Chin Chin

With a tip that Chin Chin in Brentwood, part of a small California-based chain, had a number of vegan choices, we visited tonight only to find that our waiter had not quite gotten with the program. Cautioning us that virtually every dish had chicken bouillon, he seemed unprepared for our demurral. The Szechuan string beans, at least, turned out to be an option, though an unimpressive one. Pan-fried and crisp, in a light brown sauce, they tasted mostly of garlic, while our other entrée, Fragrant Vegetables in Vegetarian Sauce, tasted mostly of ginger. Though our vegetable potstickers had an appealing texture, crisp and golden on the bottom, tender and white on top, they were stuffed with a relatively bland mixture of chopped vegetables, mostly carrots and mushrooms, and the sweet-and-sour apricot sauce on the side did little to help. Even the steamed rice was lackluster and dry. We have already lamented that good Chinese food is hard to come by in Los Angeles, especially for vegetarians (see June 23 review of Mandarette). Though affordable and inoffensive, Chin Chin gave us no reason to think otherwise.

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Mandarette

Mustardy kick: Vegetable potstickers

Mustardy kick: Vegetable potstickers

Succulent: Bok choy with shiitakes (a/k/a Chinese greens with black mushrooms)

Succulent: Bok choy with shiitakes (a/k/a Chinese greens with black mushrooms)

Shu-in: Vegetable mu shu; pancakes not shown

Shu-in: Vegetable mu shu; pancakes not shown

Just dessert: Green tea and chocolate ice cream

Just dessert: Green tea and chocolate ice cream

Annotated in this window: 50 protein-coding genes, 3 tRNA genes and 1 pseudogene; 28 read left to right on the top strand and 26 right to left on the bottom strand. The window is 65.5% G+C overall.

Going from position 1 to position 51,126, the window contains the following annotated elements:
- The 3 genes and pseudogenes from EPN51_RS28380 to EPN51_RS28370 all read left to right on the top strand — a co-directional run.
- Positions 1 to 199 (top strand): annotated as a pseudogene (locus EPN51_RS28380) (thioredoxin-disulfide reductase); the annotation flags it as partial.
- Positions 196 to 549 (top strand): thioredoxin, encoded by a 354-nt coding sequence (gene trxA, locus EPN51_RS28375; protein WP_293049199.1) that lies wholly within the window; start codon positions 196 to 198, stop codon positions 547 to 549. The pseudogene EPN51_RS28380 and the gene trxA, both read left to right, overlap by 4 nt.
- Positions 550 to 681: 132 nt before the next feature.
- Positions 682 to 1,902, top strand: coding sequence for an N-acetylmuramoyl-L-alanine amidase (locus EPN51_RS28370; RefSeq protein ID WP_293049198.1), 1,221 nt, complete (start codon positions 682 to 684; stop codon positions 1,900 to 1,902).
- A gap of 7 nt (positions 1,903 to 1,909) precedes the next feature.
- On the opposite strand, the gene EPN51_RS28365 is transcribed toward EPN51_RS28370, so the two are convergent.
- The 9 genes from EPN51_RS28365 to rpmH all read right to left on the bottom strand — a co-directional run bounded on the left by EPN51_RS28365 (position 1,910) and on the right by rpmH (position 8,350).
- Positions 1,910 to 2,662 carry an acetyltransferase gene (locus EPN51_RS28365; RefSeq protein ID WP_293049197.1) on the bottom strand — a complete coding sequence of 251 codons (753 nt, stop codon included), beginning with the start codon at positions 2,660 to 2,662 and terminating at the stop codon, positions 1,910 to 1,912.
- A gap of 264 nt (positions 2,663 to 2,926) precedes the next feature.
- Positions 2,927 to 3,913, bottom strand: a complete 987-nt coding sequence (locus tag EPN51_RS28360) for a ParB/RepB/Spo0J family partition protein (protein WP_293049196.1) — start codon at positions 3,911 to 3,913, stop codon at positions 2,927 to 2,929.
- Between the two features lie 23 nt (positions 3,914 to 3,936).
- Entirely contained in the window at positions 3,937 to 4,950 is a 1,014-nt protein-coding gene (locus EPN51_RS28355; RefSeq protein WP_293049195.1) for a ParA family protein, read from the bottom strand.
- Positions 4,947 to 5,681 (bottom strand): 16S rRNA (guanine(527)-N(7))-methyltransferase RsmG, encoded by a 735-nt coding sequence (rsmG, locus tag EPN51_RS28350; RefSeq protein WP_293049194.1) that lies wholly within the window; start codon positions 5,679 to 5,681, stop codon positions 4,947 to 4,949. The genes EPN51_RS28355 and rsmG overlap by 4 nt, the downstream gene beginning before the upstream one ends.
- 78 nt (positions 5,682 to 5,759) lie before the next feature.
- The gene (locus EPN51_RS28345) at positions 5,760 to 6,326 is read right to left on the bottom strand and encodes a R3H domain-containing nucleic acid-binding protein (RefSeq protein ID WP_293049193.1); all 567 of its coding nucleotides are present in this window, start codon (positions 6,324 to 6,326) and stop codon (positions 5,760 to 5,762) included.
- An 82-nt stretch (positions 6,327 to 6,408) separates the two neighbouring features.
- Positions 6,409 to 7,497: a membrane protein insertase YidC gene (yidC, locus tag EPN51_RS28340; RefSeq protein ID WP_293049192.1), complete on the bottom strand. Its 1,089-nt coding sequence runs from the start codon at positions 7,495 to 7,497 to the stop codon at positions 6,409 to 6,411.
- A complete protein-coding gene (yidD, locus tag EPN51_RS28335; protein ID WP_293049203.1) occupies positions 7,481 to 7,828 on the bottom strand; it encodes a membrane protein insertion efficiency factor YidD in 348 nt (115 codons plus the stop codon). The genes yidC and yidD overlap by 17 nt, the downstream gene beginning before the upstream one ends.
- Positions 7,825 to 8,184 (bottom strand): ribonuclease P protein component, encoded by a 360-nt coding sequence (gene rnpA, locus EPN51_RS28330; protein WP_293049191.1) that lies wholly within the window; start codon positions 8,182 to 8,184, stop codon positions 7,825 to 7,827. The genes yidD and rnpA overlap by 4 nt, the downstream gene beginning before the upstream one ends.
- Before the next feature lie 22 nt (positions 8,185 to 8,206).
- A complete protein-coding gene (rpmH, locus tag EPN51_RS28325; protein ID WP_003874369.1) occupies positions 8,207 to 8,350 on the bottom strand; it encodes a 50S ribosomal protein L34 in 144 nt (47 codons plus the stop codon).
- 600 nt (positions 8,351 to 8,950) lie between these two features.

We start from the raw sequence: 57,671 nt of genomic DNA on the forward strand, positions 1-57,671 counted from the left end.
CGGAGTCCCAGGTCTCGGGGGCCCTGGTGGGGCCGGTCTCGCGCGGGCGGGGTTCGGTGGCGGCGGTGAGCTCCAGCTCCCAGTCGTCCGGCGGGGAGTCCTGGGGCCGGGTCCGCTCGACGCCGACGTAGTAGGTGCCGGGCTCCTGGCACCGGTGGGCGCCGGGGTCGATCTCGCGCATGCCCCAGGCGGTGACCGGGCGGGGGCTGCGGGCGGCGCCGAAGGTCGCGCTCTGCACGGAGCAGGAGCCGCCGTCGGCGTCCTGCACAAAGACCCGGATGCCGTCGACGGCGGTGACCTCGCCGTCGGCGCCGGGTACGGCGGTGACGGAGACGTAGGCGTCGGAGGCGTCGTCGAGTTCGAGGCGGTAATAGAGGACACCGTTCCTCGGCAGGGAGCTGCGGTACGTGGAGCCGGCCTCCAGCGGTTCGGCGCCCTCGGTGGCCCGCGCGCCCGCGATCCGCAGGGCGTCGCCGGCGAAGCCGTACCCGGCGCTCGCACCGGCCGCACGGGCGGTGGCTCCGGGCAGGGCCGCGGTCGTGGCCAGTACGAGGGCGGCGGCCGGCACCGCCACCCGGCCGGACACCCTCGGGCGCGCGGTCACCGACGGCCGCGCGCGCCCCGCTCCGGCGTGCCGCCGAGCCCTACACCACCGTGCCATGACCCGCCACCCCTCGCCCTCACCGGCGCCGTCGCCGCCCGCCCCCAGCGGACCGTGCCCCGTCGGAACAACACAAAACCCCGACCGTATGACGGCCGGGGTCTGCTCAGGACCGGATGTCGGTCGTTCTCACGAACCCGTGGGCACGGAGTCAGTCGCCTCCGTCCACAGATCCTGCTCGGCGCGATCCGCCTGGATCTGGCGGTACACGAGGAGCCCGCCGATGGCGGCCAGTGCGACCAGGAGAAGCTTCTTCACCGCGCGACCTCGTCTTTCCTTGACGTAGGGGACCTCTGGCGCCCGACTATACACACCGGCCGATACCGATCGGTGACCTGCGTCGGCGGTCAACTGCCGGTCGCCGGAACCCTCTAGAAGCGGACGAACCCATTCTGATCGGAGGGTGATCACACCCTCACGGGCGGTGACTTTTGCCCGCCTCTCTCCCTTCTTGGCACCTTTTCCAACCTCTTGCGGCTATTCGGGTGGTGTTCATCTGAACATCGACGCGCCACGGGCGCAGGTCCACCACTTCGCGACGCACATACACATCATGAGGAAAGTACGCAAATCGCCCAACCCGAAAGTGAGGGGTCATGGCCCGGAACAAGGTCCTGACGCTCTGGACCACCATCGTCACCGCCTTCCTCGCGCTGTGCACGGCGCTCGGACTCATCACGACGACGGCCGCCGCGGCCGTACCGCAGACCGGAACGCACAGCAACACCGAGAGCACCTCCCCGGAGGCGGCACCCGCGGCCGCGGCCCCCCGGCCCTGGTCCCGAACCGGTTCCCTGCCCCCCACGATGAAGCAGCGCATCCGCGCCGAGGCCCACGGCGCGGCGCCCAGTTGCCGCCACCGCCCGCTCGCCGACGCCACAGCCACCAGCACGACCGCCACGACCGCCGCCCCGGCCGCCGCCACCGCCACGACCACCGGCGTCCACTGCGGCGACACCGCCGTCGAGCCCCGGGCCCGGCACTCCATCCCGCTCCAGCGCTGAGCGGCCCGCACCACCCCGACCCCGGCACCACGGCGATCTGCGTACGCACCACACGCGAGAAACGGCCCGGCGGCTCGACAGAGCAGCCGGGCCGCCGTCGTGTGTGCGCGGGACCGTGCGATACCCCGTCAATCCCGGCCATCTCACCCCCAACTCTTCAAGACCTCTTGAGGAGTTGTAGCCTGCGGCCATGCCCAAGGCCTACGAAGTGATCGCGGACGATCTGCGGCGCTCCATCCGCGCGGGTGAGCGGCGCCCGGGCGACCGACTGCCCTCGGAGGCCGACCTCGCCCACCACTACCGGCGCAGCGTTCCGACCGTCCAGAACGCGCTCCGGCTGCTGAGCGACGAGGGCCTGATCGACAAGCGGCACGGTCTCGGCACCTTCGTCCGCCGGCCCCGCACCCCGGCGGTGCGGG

Pining for good Chinese food, which is surprisingly scarce in Los Angeles outside the San Gabriel Valley, we made our way to Mandarette Cafe (8386 Beverly Blvd., at Orlando), a stylish but relaxed Beverly Grove restaurant. Tonight we started with one of the specials, a soup billed as a combination of tomato, spinach, and Napa cabbage, though it turned out to be glutinous and sweeter than expected, with tomato the dominant flavor. We were much more pleased with the potstickers, lightly fried and filled with a savory vegetable mash that had a mustardy kick. For our entrées, we ordered Chinese greens sauteed with black mushrooms, pan-fried string beans with fresh garlic, and vegetable mu shu. The “Chinese greens” turned out to be bok choy, a succulent cabbage; the “black mushrooms,” shiitakes. Though the dish was, again, not quite what we expected, it was well done, savory without being too salty. The string beans were quite nice, slightly crispy and not too garlicky in their light brown sauce. But the mu shu was perhaps the tastiest dish of the evening, a mixture of mushrooms, bean sprouts, eggs, and spinach good enough to eat on its own but truly delicious in a pancake wrap. We capped the meal with two excellent scoops of ice cream (chocolate and green tea) plated with a dollop of whipped cream, and a couple of fortune cookies. One of these promised, “You will find treasure in hidden places.” Though Mandarette is not exactly hidden, we will continue to treasure it as our best Chinese option…at least until our fortune changes.